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*Example 4. *We consider equations (1)–(3) withAnd the exact solution is given byMaximal error, CPU time, and convergence rate for Example 4 are reported in Table 8 when the spatial length varies from to . It is worth noting from the results obtained in the last column that our technique is seven-order precise for this example. Table 9 depicts the variations of the values of absolute errors at different times in and at node where we compared our result together with analogous absolute errors in [37], and so we demonstrate that our method is more accurate. The exact and approximate solutions and absolute errors for Example 4 are plotted in Figure 5 when the spatial step .

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#### 5. Conclusion

In this paper, the sixth-order compact finite difference scheme is applied to the one-dimensional heat equation with boundary integral conditions, replacing the standard boundary condition. We construct the numerical approach in Section 2 and Section 3 in two steps. First, a sixth-order compact finite difference formula is presented in order to obtain a numerical solution to the nonhomogeneous diffusion equation with NCBC. In addition, Simpson’s one-third rule formula is used to meet the difficulty of the integral boundary conditions, while also eliminating additional variables to obtain a square algebraic system. In the second step, the algebraic system obtained is solved using the explicit fourth-order Runge–Kutta scheme, which is unconditionally stable. Overall, the numerical results in Table 2 for Example 1, Table 7 for Example 3, Figure 3 for Example 2, Figure 4 for Example 3, and Figure 5 for Example 4 show that the developed technique gives results much closer to the exact solution, and it demonstrates their high accuracy and efficiency. The strength of this method lies in the fact that it converges fast and requires less computational time, as illustrated in the CPU time calculated in Examples 3 and 4. Moreover, compared to other techniques in the literature, like in Table 4 for Example 2, the proposed method requires less computational time than forward Euler, backward Euler, and Crank-Nicolson methods. Thus, this shows its superiority over other techniques. From the above numerical experiments, we can easily see that the method proposed in this paper obtains , except for some cases when the spatial step is very small. The described method can be used to solve many time-dependent problems of different partial differential equations with integral types of boundary conditions in an efficient way.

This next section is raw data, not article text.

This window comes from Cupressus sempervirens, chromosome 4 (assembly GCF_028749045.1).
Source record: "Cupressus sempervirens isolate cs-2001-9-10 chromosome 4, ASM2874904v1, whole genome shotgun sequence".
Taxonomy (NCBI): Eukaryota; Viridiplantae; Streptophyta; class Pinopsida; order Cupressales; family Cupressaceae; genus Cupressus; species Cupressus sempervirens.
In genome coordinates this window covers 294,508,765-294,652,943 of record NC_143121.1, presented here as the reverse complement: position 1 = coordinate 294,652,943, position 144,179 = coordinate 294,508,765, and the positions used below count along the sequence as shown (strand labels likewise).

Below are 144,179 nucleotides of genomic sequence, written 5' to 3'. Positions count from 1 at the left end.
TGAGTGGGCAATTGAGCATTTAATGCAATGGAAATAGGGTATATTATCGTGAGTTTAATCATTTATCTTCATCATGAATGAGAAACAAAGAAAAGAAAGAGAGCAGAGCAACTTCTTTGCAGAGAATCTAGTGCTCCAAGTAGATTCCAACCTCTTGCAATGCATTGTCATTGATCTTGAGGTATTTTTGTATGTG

#### Data Availability

No data were used to support this study.

#### Conflicts of Interest

The authors declare that they have no potential conflicts of interest.

#### Acknowledgments

N. Arar and L. Ait Kaki acknowledge support from the Directorate General for Scientific Research and Technological Development (DGRSDT), Algeria.